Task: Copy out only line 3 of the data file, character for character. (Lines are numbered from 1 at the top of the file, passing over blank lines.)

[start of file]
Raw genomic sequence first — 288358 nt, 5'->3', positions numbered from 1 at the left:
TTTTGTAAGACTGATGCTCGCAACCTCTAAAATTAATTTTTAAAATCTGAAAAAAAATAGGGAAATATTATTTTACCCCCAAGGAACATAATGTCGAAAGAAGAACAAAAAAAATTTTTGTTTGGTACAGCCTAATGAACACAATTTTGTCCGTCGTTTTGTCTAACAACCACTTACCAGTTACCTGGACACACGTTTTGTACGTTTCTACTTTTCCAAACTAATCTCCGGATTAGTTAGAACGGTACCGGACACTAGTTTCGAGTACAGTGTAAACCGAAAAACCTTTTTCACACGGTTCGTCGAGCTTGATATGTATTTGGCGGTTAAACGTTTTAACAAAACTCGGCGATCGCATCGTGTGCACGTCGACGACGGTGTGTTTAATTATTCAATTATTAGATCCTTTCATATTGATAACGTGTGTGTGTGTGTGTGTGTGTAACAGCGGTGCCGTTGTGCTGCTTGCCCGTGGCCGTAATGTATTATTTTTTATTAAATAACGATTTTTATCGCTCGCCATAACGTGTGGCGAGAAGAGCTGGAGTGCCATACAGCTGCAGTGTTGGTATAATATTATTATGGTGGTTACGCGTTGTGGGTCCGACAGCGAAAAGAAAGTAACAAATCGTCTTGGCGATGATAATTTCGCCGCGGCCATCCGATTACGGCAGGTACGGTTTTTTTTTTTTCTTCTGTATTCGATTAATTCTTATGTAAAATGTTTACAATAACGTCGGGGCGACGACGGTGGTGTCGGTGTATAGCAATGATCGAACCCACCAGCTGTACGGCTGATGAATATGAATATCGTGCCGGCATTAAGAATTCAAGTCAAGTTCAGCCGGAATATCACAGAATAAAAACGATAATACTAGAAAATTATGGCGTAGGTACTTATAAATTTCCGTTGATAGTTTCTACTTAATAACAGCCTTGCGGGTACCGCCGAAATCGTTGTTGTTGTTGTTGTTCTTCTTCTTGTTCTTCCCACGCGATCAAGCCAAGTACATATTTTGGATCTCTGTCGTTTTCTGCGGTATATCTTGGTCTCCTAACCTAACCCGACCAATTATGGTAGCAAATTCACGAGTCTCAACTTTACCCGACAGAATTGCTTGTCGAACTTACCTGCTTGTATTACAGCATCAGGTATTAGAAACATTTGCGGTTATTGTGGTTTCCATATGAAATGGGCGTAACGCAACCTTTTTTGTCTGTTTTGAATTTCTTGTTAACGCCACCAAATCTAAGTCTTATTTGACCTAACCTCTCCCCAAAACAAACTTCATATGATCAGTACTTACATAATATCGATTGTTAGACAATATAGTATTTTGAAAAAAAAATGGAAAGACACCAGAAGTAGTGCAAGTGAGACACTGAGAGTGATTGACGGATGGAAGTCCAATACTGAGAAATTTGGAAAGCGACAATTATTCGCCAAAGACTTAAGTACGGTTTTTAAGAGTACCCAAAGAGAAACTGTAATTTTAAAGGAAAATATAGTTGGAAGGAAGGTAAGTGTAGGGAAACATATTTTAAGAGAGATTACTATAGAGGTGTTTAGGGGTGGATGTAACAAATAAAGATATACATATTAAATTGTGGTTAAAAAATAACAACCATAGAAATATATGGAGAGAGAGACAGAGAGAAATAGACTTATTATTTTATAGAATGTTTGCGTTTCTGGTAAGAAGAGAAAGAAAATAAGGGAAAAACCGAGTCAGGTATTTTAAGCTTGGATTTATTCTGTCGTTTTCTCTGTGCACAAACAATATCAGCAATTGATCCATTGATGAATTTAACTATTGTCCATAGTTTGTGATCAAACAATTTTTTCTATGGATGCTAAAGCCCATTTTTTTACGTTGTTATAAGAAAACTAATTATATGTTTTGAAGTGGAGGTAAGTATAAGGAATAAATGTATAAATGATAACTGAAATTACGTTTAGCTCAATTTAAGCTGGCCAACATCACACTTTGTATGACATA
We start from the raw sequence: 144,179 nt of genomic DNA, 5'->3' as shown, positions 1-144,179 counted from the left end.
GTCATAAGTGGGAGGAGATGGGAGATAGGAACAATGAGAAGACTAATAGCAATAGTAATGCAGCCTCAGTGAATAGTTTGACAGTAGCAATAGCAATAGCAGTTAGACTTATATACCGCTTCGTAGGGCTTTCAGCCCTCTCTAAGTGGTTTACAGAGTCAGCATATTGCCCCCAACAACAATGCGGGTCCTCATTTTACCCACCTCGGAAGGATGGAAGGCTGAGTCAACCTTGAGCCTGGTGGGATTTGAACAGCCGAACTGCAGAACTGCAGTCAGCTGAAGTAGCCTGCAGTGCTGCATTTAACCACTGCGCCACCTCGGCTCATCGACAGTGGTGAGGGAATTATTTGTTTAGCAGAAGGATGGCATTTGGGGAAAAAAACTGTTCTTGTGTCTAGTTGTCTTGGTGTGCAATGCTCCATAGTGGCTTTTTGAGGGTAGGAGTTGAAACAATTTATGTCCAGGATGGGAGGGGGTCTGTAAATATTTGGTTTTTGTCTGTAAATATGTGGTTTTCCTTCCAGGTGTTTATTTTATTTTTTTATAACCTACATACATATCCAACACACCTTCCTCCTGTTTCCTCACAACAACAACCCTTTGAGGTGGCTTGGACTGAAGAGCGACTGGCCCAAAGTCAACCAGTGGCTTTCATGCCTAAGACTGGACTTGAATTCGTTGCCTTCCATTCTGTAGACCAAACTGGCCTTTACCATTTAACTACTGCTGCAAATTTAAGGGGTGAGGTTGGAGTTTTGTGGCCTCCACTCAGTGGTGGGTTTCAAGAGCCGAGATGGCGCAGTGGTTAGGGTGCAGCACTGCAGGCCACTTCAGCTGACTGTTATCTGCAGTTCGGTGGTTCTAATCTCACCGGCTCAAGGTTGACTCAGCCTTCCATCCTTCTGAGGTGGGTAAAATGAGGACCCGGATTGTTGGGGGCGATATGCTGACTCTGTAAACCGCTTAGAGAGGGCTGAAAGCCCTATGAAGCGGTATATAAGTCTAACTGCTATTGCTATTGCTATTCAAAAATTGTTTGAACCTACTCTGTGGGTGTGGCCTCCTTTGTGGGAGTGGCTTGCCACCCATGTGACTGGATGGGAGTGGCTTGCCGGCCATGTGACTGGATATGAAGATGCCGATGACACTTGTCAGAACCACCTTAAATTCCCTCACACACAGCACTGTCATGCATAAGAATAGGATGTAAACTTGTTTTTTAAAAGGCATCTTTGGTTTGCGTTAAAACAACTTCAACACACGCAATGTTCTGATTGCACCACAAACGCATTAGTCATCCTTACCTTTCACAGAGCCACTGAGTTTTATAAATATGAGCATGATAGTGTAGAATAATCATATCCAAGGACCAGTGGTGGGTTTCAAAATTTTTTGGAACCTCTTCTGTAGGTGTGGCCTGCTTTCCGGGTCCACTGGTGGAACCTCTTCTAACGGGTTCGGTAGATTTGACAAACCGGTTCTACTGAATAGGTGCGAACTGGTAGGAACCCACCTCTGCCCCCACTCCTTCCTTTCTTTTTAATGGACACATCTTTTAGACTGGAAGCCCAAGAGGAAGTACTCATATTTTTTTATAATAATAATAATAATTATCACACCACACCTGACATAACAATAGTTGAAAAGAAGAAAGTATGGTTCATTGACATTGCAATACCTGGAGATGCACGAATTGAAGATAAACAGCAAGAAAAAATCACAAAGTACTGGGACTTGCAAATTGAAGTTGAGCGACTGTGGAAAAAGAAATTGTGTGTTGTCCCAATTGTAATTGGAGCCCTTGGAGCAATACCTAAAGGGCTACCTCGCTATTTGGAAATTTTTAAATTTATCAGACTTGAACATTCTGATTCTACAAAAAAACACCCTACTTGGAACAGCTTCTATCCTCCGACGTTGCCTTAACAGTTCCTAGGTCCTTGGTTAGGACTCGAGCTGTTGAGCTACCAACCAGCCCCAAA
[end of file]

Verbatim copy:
We start from the raw sequence: 144,179 nt of genomic DNA, 5'->3' as shown, positions 1-144,179 counted from the left end.